Malt extract is a concentrated form of wort similar to that which is contained in a beer kit. However, unlike a beer kit where the extract is hopped, the contents in a standard can of extract are unhopped which means it will not have the bitterness, taste or aromas associated with hops. Malt extracts generally come in two forms. Dry malt extract (DME) which is also known as spray malt, and liquid malt extract (LME). Dry malt extract is sold in the form of a powder and liquid malt extract is sold in the form of a syrup.
Below is an example of some cans of LME from the Coopers range of products:
It is assumed that LME is of a slightly higher quality than DME and is prefferable when home brewing. This is due to the processes used to make DME. However in order to notice this difference you must ensure that your LME is fresh and has been stored correctly in a cool place. LME is also more expensive than DME and once that tin is open it must be used quickly. DME can be kept for years if it has been stored correctly.
Below is an example of DME from Muntons and Brupaks ranges:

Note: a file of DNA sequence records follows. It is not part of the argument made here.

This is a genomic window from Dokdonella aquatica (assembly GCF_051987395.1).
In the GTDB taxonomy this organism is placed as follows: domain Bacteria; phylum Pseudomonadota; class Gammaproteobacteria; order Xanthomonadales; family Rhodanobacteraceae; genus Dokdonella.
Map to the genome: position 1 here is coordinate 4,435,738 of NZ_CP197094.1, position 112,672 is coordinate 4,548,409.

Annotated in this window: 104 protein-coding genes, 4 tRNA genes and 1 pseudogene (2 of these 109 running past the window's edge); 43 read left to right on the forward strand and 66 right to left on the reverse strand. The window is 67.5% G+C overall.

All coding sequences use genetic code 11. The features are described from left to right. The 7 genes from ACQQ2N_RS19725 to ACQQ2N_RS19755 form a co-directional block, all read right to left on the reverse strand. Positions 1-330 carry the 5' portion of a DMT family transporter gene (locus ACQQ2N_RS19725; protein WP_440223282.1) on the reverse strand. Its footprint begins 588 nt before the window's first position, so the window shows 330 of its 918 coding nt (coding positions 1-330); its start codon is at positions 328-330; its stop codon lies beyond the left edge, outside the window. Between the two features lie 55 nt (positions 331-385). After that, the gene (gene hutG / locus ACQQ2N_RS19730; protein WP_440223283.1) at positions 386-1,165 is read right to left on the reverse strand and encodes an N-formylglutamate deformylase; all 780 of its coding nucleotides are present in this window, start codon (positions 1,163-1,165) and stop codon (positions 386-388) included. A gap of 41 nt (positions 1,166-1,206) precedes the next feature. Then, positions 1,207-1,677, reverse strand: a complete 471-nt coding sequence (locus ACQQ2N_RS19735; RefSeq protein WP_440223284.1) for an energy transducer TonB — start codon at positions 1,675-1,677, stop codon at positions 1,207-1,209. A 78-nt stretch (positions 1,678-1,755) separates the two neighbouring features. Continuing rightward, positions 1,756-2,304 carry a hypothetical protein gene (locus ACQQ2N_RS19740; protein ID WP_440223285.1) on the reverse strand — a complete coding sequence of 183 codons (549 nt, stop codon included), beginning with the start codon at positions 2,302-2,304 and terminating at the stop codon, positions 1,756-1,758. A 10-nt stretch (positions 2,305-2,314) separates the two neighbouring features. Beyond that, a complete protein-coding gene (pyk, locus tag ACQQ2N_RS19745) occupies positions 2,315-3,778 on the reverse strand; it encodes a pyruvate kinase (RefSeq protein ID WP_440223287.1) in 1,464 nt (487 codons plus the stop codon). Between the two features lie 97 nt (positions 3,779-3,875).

Malt extracts are used in brewing for various things. For instance when brewing with a 1kg kit, malt extract can be used as a replacement for sugar giving your beer a lot more body and flavour, it can also be used as a replacement for sugar when priming. However, its not really worth priming with malt as the amount of sugar used is so small it will not be noticeable and malt is a lot more expensive than sugar. A lot of home brewers use malt extracts to create a beer of their own without having to go through the long mashing process associated with AG brewing. More on this later in our technique section.
There are various kinds of malt extracts available such as light, medium, dark, and wheat. They are all used for different beer styles. For example, lighter malts can be used for English style real ales where as dark malts could be used for stouts or winter beers. How you use them is entirely up to you. Half the fun of home brewing is experimenting. Sometimes it works, sometimes it doesnt. Sometimes you make a mistake and it tastes terrible, sometimes you make a mistake and it tastes great.